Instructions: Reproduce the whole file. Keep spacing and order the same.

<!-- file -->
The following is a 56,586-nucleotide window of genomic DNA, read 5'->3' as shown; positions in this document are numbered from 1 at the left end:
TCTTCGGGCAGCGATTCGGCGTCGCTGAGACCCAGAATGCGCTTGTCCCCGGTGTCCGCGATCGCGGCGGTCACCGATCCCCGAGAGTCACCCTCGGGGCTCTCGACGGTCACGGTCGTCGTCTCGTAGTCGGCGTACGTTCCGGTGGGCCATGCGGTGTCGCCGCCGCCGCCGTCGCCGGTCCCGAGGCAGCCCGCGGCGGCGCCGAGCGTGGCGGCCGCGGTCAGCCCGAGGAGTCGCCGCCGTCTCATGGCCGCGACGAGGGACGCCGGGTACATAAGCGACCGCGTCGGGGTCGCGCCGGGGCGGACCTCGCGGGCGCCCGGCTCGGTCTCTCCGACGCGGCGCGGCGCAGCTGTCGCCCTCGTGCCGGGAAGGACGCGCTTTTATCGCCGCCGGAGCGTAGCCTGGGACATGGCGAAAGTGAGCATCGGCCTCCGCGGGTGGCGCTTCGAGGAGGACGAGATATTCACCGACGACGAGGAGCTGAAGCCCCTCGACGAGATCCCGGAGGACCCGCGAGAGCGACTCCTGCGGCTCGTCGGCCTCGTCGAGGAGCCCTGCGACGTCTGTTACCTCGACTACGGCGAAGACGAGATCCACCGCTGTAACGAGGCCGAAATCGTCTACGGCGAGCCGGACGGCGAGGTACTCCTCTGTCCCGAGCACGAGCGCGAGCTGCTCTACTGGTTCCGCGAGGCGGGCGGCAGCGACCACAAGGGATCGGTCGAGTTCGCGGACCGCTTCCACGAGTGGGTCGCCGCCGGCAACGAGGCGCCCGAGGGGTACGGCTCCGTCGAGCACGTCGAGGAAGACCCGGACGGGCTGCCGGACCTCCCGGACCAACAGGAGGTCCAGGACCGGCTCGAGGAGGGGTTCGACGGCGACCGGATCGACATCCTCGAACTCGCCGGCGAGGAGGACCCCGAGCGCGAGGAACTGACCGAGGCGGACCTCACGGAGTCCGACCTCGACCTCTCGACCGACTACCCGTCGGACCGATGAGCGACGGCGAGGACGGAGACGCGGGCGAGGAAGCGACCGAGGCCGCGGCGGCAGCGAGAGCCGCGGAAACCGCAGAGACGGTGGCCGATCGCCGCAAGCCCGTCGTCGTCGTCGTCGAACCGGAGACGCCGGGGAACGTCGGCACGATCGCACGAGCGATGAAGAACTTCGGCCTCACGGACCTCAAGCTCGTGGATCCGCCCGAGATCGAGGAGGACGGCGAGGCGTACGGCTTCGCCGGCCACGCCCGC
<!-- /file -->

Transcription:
The following is a 56,586-nucleotide window of genomic DNA, read 5'->3' as shown; positions in this document are numbered from 1 at the left end:
TCTTCGGGCAGCGATTCGGCGTCGCTGAGACCCAGAATGCGCTTGTCCCCGGTGTCCGCGATCGCGGCGGTCACCGATCCCCGAGAGTCACCCTCGGGGCTCTCGACGGTCACGGTCGTCGTCTCGTAGTCGGCGTACGTTCCGGTGGGCCATGCGGTGTCGCCGCCGCCGCCGTCGCCGGTCCCGAGGCAGCCCGCGGCGGCGCCGAGCGTGGCGGCCGCGGTCAGCCCGAGGAGTCGCCGCCGTCTCATGGCCGCGACGAGGGACGCCGGGTACATAAGCGACCGCGTCGGGGTCGCGCCGGGGCGGACCTCGCGGGCGCCCGGCTCGGTCTCTCCGACGCGGCGCGGCGCAGCTGTCGCCCTCGTGCCGGGAAGGACGCGCTTTTATCGCCGCCGGAGCGTAGCCTGGGACATGGCGAAAGTGAGCATCGGCCTCCGCGGGTGGCGCTTCGAGGAGGACGAGATATTCACCGACGACGAGGAGCTGAAGCCCCTCGACGAGATCCCGGAGGACCCGCGAGAGCGACTCCTGCGGCTCGTCGGCCTCGTCGAGGAGCCCTGCGACGTCTGTTACCTCGACTACGGCGAAGACGAGATCCACCGCTGTAACGAGGCCGAAATCGTCTACGGCGAGCCGGACGGCGAGGTACTCCTCTGTCCCGAGCACGAGCGCGAGCTGCTCTACTGGTTCCGCGAGGCGGGCGGCAGCGACCACAAGGGATCGGTCGAGTTCGCGGACCGCTTCCACGAGTGGGTCGCCGCCGGCAACGAGGCGCCCGAGGGGTACGGCTCCGTCGAGCACGTCGAGGAAGACCCGGACGGGCTGCCGGACCTCCCGGACCAACAGGAGGTCCAGGACCGGCTCGAGGAGGGGTTCGACGGCGACCGGATCGACATCCTCGAACTCGCCGGCGAGGAGGACCCCGAGCGCGAGGAACTGACCGAGGCGGACCTCACGGAGTCCGACCTCGACCTCTCGACCGACTACCCGTCGGACCGATGAGCGACGGCGAGGACGGAGACGCGGGCGAGGAAGCGACCGAGGCCGCGGCGGCAGCGAGAGCCGCGGAAACCGCAGAGACGGTGGCCGATCGCCGCAAGCCCGTCGTCGTCGTCGTCGAACCGGAGACGCCGGGGAACGTCGGCACGATCGCACGAGCGATGAAGAACTTCGGCCTCACGGACCTCAAGCTCGTGGATCCGCCCGAGATCGAGGAGGACGGCGAGGCGTACGGCTTCGCCGGCCACGCCCGC